Inside Llewyn Davis ★★★★½

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Much like the Coens’ loosely based Barton Fink on the screenwriter Clifford Odets, they do the same with Llewyn Davis, loosely basing him on Dave Van Ronk. A folk singer with a raspy voice, Van Ronk was a prominent figure in the folk revival, one album of his was entitled Inside Dave Van Ronk and even featured a little cat at his feet. Though Van Ronk is the character’s inspiration, Llewyn Davis seems to have a closer relation to Barton Fink. Davis and Fink see themselves as great artists even though they’re undone by their own high-mindedness. Their self-centered mindset prevents them from considering the feelings of others, always overflowing with condescension. The same way Barton speaks of an idealistic theater for the common man while writing a wrestling picture for Wallace Beery, Llewyn speaks of playing music for a living and show business even though he’s a homeless drifter.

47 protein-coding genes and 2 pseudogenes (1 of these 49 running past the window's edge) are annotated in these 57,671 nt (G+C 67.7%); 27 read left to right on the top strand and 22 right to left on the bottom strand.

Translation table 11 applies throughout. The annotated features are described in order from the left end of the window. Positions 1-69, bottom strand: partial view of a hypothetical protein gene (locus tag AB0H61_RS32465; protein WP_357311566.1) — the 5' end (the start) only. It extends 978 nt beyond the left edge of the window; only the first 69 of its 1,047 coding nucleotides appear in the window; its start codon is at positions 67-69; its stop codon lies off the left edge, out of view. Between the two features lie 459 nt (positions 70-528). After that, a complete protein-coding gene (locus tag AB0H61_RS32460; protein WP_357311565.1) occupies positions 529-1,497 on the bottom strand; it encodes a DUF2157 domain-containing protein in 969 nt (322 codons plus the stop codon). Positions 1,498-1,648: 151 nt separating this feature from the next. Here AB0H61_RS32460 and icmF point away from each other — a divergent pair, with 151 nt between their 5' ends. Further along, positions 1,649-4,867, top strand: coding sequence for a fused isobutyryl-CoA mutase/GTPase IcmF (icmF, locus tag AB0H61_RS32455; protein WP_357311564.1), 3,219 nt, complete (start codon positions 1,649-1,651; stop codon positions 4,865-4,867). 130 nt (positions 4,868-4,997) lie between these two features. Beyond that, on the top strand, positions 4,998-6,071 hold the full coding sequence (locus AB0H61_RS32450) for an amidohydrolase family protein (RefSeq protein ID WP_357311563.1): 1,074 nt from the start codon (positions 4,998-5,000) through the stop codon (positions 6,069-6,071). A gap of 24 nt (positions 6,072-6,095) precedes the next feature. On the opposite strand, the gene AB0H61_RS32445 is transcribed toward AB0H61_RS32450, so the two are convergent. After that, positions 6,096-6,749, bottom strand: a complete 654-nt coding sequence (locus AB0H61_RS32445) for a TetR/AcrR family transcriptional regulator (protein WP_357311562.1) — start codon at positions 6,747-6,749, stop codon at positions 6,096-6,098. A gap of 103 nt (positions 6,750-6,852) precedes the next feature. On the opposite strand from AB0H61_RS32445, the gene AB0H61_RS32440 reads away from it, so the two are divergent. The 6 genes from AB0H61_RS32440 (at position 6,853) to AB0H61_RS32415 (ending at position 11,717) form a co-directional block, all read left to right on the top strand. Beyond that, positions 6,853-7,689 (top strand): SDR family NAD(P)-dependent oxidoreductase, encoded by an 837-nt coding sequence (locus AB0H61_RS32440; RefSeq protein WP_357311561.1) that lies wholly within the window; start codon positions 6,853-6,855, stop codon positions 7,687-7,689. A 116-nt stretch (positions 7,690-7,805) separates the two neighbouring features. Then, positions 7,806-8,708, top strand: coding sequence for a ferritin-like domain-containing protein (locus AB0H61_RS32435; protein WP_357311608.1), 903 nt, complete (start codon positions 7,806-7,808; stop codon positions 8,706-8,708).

And there are other allusions to prior Coen Brothers films. The car ride with a perpetually silent Johnny Five and the talkative Roland Turner brings memories of Steve Buscemi and Peter Stormare in Fargo. The runaway cat is named Ulysses, the same name as George Clooney’s character in their depression-era take on Homer’s Odyssey, O Brother, Where Art Thou?.

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